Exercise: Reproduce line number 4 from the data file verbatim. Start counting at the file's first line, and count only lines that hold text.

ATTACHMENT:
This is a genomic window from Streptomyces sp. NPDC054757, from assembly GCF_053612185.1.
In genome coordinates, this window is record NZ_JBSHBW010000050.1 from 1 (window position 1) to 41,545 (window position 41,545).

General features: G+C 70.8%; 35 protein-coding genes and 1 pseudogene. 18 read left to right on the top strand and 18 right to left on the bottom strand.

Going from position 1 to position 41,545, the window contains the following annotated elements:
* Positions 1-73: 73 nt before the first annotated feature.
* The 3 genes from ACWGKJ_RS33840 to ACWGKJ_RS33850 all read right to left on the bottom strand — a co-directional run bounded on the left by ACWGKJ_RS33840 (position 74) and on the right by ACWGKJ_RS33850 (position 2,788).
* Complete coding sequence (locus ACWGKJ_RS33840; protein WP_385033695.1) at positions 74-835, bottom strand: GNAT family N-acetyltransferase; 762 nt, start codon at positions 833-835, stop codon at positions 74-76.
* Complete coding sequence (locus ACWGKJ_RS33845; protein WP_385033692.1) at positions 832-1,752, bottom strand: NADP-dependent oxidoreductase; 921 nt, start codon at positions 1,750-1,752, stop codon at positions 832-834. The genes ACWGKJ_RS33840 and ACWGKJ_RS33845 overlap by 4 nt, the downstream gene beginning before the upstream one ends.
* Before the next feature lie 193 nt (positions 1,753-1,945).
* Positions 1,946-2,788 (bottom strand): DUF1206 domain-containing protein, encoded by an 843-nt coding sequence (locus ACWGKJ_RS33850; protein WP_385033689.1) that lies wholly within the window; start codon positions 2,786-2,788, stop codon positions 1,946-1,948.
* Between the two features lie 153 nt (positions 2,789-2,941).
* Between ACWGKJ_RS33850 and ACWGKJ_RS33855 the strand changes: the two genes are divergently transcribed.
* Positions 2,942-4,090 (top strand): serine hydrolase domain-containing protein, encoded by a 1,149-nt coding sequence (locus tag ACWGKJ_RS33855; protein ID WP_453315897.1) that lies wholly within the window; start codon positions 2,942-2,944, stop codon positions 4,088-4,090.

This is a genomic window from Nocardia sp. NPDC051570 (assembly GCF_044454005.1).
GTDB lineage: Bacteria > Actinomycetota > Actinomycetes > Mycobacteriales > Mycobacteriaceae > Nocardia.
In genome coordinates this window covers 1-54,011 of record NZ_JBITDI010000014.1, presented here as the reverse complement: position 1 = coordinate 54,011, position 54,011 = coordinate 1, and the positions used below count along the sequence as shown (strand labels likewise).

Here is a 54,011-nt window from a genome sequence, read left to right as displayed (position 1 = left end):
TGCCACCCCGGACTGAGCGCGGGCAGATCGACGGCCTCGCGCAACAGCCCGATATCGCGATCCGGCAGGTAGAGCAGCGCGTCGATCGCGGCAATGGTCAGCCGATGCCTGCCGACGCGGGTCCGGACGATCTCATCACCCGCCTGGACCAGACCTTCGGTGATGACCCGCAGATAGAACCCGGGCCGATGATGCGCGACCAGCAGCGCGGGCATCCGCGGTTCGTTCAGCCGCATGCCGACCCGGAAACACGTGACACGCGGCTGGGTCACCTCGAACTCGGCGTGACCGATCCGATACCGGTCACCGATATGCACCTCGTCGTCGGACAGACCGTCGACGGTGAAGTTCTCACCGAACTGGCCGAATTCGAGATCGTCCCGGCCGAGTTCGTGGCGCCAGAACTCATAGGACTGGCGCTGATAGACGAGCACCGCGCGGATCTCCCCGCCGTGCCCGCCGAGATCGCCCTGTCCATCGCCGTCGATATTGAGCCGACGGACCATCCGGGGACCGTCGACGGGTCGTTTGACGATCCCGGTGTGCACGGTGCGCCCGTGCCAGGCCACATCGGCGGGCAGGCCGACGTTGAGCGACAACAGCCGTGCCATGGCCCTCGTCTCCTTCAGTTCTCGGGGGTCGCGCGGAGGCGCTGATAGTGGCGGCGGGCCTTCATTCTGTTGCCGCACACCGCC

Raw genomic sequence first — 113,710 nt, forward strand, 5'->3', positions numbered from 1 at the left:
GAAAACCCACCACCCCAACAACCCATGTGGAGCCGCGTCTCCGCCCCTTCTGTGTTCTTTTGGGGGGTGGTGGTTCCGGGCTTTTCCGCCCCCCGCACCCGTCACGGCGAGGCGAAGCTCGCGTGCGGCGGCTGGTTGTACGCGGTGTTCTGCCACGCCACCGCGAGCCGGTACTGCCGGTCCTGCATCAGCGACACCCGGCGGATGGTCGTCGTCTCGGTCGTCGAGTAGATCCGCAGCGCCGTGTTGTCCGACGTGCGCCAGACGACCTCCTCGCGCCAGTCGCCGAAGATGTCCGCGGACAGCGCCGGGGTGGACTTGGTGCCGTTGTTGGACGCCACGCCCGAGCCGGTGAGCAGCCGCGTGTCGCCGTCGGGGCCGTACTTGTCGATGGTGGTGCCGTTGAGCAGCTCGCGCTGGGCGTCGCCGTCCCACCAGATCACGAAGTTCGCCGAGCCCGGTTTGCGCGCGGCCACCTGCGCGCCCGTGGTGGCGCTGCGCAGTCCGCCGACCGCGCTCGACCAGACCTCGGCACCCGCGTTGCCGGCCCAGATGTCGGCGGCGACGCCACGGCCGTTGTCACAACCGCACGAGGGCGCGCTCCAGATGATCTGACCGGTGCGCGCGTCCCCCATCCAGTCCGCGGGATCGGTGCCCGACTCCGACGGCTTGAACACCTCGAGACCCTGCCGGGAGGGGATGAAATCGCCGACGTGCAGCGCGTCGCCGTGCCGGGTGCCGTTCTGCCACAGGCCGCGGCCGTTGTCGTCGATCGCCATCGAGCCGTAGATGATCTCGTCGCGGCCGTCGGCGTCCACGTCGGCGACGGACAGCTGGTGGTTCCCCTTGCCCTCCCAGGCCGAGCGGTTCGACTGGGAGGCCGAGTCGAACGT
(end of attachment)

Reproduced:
Going from position 1 to position 41,545, the window contains the following annotated elements: